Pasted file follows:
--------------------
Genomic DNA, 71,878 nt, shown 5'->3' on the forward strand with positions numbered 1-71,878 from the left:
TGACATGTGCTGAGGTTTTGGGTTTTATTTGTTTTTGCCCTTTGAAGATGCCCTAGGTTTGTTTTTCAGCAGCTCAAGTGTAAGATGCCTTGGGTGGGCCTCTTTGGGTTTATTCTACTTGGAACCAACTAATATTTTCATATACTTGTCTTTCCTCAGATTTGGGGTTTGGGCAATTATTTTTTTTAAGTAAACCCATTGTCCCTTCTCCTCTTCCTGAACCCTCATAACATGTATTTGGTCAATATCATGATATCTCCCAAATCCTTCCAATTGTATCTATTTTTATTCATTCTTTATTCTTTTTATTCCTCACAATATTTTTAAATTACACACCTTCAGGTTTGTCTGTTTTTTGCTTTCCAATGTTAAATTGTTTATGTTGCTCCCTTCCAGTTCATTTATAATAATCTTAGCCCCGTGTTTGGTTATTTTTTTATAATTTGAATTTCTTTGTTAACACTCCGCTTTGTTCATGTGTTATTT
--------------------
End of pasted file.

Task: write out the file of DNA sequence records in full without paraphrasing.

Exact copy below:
Genomic DNA, 71,878 nt, shown 5'->3' on the forward strand with positions numbered 1-71,878 from the left:
TGACATGTGCTGAGGTTTTGGGTTTTATTTGTTTTTGCCCTTTGAAGATGCCCTAGGTTTGTTTTTCAGCAGCTCAAGTGTAAGATGCCTTGGGTGGGCCTCTTTGGGTTTATTCTACTTGGAACCAACTAATATTTTCATATACTTGTCTTTCCTCAGATTTGGGGTTTGGGCAATTATTTTTTTTAAGTAAACCCATTGTCCCTTCTCCTCTTCCTGAACCCTCATAACATGTATTTGGTCAATATCATGATATCTCCCAAATCCTTCCAATTGTATCTATTTTTATTCATTCTTTATTCTTTTTATTCCTCACAATATTTTTAAATTACACACCTTCAGGTTTGTCTGTTTTTTGCTTTCCAATGTTAAATTGTTTATGTTGCTCCCTTCCAGTTCATTTATAATAATCTTAGCCCCGTGTTTGGTTATTTTTTTATAATTTGAATTTCTTTGTTAACACTCCGCTTTGTTCATGTGTTATTT